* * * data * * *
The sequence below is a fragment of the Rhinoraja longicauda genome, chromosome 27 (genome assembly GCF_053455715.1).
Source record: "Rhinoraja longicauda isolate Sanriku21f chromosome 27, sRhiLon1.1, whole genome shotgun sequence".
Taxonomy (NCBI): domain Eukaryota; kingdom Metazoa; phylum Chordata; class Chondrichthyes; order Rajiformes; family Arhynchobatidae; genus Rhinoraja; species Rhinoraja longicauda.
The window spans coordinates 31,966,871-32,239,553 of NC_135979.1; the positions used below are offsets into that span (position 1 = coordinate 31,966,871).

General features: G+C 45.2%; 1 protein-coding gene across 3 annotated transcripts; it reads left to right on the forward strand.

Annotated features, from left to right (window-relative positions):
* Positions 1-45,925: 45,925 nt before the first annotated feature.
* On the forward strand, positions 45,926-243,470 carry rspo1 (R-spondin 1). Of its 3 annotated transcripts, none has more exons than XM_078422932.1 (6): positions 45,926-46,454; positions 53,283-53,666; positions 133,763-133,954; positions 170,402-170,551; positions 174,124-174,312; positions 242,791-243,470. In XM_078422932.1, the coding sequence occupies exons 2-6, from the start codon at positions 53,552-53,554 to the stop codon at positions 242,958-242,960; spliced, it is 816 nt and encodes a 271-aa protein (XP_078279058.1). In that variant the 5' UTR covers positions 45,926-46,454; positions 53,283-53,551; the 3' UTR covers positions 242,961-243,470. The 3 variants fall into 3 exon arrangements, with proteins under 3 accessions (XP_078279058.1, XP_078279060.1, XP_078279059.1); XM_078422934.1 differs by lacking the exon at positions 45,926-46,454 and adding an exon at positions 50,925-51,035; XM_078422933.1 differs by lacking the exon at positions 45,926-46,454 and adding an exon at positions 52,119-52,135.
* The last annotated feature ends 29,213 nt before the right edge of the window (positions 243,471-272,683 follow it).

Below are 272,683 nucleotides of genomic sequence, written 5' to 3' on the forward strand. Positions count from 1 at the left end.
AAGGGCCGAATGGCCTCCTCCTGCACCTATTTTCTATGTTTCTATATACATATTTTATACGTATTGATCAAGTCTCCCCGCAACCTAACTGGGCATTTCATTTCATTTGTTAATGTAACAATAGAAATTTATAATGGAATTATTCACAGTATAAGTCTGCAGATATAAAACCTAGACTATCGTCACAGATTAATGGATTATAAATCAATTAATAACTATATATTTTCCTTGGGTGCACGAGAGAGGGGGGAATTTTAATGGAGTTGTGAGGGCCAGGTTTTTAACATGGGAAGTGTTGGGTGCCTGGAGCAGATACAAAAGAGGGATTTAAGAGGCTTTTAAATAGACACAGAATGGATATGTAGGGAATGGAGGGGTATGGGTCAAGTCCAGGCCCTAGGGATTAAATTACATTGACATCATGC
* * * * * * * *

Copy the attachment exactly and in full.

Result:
The sequence below is a fragment of the Rhinoraja longicauda genome, chromosome 27 (genome assembly GCF_053455715.1).
Source record: "Rhinoraja longicauda isolate Sanriku21f chromosome 27, sRhiLon1.1, whole genome shotgun sequence".
Taxonomy (NCBI): domain Eukaryota; kingdom Metazoa; phylum Chordata; class Chondrichthyes; order Rajiformes; family Arhynchobatidae; genus Rhinoraja; species Rhinoraja longicauda.
The window spans coordinates 31,966,871-32,239,553 of NC_135979.1; the positions used below are offsets into that span (position 1 = coordinate 31,966,871).

General features: G+C 45.2%; 1 protein-coding gene across 3 annotated transcripts; it reads left to right on the forward strand.

Annotated features, from left to right (window-relative positions):
* Positions 1-45,925: 45,925 nt before the first annotated feature.
* On the forward strand, positions 45,926-243,470 carry rspo1 (R-spondin 1). Of its 3 annotated transcripts, none has more exons than XM_078422932.1 (6): positions 45,926-46,454; positions 53,283-53,666; positions 133,763-133,954; positions 170,402-170,551; positions 174,124-174,312; positions 242,791-243,470. In XM_078422932.1, the coding sequence occupies exons 2-6, from the start codon at positions 53,552-53,554 to the stop codon at positions 242,958-242,960; spliced, it is 816 nt and encodes a 271-aa protein (XP_078279058.1). In that variant the 5' UTR covers positions 45,926-46,454; positions 53,283-53,551; the 3' UTR covers positions 242,961-243,470. The 3 variants fall into 3 exon arrangements, with proteins under 3 accessions (XP_078279058.1, XP_078279060.1, XP_078279059.1); XM_078422934.1 differs by lacking the exon at positions 45,926-46,454 and adding an exon at positions 50,925-51,035; XM_078422933.1 differs by lacking the exon at positions 45,926-46,454 and adding an exon at positions 52,119-52,135.
* The last annotated feature ends 29,213 nt before the right edge of the window (positions 243,471-272,683 follow it).

Below are 272,683 nucleotides of genomic sequence, written 5' to 3' on the forward strand. Positions count from 1 at the left end.
AAGGGCCGAATGGCCTCCTCCTGCACCTATTTTCTATGTTTCTATATACATATTTTATACGTATTGATCAAGTCTCCCCGCAACCTAACTGGGCATTTCATTTCATTTGTTAATGTAACAATAGAAATTTATAATGGAATTATTCACAGTATAAGTCTGCAGATATAAAACCTAGACTATCGTCACAGATTAATGGATTATAAATCAATTAATAACTATATATTTTCCTTGGGTGCACGAGAGAGGGGGGAATTTTAATGGAGTTGTGAGGGCCAGGTTTTTAACATGGGAAGTGTTGGGTGCCTGGAGCAGATACAAAAGAGGGATTTAAGAGGCTTTTAAATAGACACAGAATGGATATGTAGGGAATGGAGGGGTATGGGTCAAGTCCAGGCCCTAGGGATTAAATTACATTGACATCATGC